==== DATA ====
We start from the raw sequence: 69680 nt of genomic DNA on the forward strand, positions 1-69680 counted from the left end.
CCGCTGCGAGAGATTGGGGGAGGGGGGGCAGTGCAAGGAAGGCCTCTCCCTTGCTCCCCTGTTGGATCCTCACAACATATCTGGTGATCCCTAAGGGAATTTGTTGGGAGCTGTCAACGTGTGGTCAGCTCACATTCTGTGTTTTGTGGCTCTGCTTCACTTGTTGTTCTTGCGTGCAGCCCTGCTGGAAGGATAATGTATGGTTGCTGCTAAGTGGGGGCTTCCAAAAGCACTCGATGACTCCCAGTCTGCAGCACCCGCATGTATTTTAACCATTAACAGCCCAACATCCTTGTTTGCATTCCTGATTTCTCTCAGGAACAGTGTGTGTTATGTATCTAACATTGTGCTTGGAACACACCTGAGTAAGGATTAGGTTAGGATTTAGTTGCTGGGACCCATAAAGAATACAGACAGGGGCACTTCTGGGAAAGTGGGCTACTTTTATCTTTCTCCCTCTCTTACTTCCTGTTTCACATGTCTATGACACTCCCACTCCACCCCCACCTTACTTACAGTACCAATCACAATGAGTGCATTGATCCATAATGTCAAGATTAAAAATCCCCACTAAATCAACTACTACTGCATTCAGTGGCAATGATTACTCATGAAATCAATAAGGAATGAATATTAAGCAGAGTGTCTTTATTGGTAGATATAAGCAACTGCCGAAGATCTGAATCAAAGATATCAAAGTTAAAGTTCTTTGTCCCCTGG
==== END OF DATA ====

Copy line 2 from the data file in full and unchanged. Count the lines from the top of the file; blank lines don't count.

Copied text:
CCGCTGCGAGAGATTGGGGGAGGGGGGGCAGTGCAAGGAAGGCCTCTCCCTTGCTCCCCTGTTGGATCCTCACAACATATCTGGTGATCCCTAAGGGAATTTGTTGGGAGCTGTCAACGTGTGGTCAGCTCACATTCTGTGTTTTGTGGCTCTGCTTCACTTGTTGTTCTTGCGTGCAGCCCTGCTGGAAGGATAATGTATGGTTGCTGCTAAGTGGGGGCTTCCAAAAGCACTCGATGACTCCCAGTCTGCAGCACCCGCATGTATTTTAACCATTAACAGCCCAACATCCTTGTTTGCATTCCTGATTTCTCTCAGGAACAGTGTGTGTTATGTATCTAACATTGTGCTTGGAACACACCTGAGTAAGGATTAGGTTAGGATTTAGTTGCTGGGACCCATAAAGAATACAGACAGGGGCACTTCTGGGAAAGTGGGCTACTTTTATCTTTCTCCCTCTCTTACTTCCTGTTTCACATGTCTATGACACTCCCACTCCACCCCCACCTTACTTACAGTACCAATCACAATGAGTGCATTGATCCATAATGTCAAGATTAAAAATCCCCACTAAATCAACTACTACTGCATTCAGTGGCAATGATTACTCATGAAATCAATAAGGAATGAATATTAAGCAGAGTGTCTTTATTGGTAGATATAAGCAACTGCCGAAGATCTGAATCAAAGATATCAAAGTTAAAGTTCTTTGTCCCCTGG